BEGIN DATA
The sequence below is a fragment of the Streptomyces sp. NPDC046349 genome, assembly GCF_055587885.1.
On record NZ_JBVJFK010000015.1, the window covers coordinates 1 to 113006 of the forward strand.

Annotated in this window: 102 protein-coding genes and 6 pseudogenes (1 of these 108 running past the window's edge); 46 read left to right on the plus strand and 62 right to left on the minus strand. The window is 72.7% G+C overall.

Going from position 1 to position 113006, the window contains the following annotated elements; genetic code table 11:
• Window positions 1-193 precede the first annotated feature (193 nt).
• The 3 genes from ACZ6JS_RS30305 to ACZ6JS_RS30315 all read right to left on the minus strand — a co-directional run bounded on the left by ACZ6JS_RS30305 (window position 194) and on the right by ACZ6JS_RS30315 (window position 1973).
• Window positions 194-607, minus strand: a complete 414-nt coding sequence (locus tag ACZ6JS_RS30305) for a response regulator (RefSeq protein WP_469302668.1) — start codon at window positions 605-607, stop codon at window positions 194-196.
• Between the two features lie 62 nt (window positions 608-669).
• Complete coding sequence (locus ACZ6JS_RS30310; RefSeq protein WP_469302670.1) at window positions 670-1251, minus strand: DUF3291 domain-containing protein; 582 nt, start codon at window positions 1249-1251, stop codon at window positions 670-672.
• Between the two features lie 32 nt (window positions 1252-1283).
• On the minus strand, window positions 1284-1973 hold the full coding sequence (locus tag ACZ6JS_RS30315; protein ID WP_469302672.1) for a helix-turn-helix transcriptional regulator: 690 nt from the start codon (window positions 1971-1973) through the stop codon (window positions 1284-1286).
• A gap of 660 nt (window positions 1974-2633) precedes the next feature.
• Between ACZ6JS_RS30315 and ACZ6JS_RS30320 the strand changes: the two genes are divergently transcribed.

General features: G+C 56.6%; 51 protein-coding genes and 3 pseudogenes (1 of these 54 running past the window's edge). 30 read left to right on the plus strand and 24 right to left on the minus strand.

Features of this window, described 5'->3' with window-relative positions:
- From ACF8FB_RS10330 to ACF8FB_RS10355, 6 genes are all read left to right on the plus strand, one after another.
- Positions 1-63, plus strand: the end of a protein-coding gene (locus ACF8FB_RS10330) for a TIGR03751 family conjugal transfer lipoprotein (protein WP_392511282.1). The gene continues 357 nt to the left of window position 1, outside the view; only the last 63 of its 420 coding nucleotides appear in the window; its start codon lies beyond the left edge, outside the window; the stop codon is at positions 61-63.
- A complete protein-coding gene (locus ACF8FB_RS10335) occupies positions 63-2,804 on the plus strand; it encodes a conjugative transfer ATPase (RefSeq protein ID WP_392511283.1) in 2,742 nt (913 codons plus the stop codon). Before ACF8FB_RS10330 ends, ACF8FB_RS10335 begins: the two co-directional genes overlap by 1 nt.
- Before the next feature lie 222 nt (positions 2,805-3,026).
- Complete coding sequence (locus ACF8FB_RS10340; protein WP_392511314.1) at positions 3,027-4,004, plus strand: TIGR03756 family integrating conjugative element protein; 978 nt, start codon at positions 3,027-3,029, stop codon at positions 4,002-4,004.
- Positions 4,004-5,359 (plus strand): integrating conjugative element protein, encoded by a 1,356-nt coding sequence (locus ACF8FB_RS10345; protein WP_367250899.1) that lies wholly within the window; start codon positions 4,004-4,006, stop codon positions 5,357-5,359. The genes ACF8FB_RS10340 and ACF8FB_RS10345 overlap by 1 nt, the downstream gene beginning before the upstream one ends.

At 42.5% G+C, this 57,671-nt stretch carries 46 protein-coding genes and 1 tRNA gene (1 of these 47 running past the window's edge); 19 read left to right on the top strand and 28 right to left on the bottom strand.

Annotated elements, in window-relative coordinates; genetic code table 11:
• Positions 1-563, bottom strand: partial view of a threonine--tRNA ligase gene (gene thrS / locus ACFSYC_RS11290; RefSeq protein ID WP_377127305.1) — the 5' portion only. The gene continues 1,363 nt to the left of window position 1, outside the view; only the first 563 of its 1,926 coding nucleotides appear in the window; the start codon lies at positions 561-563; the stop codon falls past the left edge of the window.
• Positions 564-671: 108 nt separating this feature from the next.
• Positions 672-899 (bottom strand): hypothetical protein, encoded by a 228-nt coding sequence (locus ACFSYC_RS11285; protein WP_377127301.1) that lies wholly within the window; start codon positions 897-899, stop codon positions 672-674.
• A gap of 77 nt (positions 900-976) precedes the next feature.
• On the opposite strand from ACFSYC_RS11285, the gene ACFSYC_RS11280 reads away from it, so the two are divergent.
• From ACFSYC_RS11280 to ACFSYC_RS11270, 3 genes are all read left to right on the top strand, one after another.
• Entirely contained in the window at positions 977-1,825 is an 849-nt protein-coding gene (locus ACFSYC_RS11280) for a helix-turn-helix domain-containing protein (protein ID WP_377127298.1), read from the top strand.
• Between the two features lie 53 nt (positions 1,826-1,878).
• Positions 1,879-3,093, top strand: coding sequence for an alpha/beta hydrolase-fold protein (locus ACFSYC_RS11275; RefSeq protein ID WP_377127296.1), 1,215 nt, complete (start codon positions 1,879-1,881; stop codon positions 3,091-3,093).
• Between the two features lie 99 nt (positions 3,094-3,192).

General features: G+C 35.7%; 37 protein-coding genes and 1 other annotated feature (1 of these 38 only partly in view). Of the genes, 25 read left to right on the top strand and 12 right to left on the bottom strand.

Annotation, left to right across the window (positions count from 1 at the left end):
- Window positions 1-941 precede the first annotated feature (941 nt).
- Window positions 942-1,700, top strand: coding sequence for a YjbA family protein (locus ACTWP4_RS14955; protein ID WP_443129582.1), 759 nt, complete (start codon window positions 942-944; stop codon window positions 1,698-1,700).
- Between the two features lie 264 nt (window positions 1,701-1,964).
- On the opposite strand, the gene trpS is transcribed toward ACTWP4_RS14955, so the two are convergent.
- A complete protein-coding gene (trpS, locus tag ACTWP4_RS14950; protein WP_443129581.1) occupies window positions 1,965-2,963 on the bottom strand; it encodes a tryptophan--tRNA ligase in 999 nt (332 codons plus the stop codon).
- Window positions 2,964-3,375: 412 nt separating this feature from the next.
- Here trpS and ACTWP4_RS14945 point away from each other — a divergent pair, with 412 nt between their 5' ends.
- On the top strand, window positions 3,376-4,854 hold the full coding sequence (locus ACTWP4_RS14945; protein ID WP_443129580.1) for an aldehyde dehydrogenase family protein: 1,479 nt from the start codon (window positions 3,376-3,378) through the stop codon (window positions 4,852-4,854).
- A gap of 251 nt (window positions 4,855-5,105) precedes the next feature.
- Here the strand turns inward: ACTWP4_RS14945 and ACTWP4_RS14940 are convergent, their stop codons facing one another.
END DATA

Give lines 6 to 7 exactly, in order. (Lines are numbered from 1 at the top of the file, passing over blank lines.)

• The 3 genes from ACZ6JS_RS30305 to ACZ6JS_RS30315 all read right to left on the minus strand — a co-directional run bounded on the left by ACZ6JS_RS30305 (window position 194) and on the right by ACZ6JS_RS30315 (window position 1973).
• Window positions 194-607, minus strand: a complete 414-nt coding sequence (locus tag ACZ6JS_RS30305) for a response regulator (RefSeq protein WP_469302668.1) — start codon at window positions 605-607, stop codon at window positions 194-196.